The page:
When you’re not an “employee”: Differences between employees, contractors and volunteers
What’s the difference between an employee and an independent contractor?
If your work relationship has all or most of these features, you’re probably an employee:
- you and the person you work for intended that you’d be an employee, as shown by any written agreement, contract, or letters or by how you and the other person behaved
- the person you work for (or their agent) controls the hours you work
- the person you work for (or their agent) has the power to hire and fire you
- the person you work for makes the profit or loss
- the person you work for deducts ACC premiums and PAYE tax on your behalf
- the person you work for supplies the materials you use for your work
- the person you work for owns or leases the equipment you use
- you’re required to work only for that person at the time, and it’s expected you won’t compete with them or offer to work for their competitors.
If you are an employee you will be covered by all the protections in the Employment Relations Act and other employment Acts.
On the other hand, if your work relationship has most or all of these features, you’re probably working as an independent contractor, and not an employee:
- you and the person you work for didn’t intend to form an employment relationship, and this is reflected in your contract or in the behaviour of the two sides
- you control how and when the job is done
- you’re paid in a lump sum at the end of a job, or in instalments as progress is made on the job
- you can choose who does the work, so that you can hire your own employees without getting approval from the person you’re working for
- you pay any tax, ACC and insurance directly
- you can make a profit or a loss directly
- you supply the equipment and materials
- you’re free to accept similar work from a number of sources at the same time.
What if it’s unclear whether someone is an employee or an independent contractor?
If it’s not clear, you can get in touch with the ERA, who can make a decision. For more on this process and the evidence they will consider, see: “The legal process for dealing with employment problems”).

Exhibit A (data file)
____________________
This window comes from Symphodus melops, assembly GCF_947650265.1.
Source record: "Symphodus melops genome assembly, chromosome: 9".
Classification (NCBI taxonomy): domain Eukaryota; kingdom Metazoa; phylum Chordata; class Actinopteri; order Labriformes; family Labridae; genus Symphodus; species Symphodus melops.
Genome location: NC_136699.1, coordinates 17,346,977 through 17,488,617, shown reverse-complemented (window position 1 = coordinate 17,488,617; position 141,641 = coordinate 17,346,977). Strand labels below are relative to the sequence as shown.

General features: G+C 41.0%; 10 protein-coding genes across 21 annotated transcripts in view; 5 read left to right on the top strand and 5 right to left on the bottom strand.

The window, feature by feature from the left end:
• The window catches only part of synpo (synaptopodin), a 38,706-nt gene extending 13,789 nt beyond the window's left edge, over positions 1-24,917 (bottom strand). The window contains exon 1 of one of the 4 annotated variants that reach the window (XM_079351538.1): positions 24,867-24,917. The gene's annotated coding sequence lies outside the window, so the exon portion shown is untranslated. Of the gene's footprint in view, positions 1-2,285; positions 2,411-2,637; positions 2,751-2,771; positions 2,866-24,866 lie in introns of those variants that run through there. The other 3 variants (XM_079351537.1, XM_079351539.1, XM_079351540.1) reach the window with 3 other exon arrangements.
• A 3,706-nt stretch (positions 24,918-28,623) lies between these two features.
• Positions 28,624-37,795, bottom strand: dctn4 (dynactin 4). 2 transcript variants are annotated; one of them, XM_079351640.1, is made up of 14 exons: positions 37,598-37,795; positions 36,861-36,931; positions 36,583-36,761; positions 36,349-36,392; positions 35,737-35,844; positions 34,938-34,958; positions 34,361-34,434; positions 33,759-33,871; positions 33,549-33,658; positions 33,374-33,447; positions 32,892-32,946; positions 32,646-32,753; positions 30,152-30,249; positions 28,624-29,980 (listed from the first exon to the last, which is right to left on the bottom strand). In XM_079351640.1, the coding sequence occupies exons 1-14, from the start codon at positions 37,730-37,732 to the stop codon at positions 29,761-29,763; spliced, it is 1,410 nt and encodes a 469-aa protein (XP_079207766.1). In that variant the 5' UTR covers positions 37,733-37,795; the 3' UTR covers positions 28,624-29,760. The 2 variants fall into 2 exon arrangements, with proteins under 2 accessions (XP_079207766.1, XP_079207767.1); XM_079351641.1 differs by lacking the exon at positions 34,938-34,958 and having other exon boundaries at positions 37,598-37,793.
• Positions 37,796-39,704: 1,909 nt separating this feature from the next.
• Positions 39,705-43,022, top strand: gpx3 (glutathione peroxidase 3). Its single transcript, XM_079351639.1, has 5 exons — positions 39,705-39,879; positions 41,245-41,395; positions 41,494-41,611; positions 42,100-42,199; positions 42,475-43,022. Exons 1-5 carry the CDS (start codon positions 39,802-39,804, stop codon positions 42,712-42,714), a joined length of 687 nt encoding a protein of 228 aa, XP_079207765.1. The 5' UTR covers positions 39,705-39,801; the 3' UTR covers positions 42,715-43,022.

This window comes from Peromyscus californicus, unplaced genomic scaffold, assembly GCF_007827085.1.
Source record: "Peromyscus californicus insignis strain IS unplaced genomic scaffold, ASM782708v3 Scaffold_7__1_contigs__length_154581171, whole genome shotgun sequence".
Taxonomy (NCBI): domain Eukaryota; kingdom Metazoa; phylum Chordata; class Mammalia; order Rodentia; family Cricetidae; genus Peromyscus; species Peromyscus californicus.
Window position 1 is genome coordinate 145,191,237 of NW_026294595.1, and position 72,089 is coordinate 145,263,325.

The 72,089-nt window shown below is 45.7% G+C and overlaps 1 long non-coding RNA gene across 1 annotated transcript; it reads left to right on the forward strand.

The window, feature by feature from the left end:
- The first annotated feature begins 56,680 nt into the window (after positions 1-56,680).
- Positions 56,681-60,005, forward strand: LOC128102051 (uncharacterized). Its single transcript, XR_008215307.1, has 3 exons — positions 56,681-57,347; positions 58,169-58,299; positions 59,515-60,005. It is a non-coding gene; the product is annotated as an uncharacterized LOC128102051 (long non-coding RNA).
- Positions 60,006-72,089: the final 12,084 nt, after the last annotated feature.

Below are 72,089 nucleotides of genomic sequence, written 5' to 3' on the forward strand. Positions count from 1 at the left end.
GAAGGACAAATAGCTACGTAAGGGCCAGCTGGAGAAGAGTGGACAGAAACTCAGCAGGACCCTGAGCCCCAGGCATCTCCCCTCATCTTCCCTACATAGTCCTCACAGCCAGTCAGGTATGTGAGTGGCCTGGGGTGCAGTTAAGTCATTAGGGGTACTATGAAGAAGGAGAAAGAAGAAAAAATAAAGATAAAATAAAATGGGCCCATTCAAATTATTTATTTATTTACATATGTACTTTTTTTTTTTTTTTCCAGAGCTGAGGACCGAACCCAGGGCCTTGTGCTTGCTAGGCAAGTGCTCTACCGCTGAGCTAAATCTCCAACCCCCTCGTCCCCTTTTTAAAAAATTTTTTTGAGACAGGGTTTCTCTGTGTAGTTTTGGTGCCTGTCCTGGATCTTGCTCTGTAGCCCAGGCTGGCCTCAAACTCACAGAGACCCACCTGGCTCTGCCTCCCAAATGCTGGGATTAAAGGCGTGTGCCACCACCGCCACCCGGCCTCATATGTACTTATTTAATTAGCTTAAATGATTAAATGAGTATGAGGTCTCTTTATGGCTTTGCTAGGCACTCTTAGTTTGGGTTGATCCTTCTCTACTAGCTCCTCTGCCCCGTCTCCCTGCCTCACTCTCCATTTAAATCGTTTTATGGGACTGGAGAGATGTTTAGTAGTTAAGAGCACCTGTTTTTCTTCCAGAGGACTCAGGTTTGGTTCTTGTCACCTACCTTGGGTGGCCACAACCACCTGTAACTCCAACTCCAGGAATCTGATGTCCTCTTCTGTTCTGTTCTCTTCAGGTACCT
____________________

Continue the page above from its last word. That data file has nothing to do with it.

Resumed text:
Community organisations hiring independent contractors
In general, an independent (or “self-employed”) contractor is someone who’s in business on their own account. The legal term for the kind of contract an independent contractor works under is a “contract for services,” as opposed to an employee’s “contract of service.”
Independent contractors generally aren’t protected by the Employment Relations Act and other employment laws.
Legal responsibility for independent contractors
In general, organisations that hire independent contractors (including community organisations) aren’t legally responsible (“liable”) for the contractor’s wrongful behaviour or failures.
However, the organisation will be liable if the contractor had actual (or reasonably appeared to have) authority to act on the organisation’s behalf.
What obligations do organisations have to independent contractors?
In general, an organisation’s obligations towards you as an independent contractor will depend on the terms of your particular contract with them. Your contract should have information about your rights and responsibilities.
Independent contractors are usually not protected by the Employment Relations Act, but they do still have some minimum rights set out by law. For example, independent contractors are:
- covered by standard health and safety at work laws (see: “Employment conditions and protections”).
- able to use the “clean slate” policy, the same way employees can (see: “The clean slate scheme”).
- covered by standard privacy laws (see: “Privacy and information”).
- protected from discrimination (see: “Discrimination”)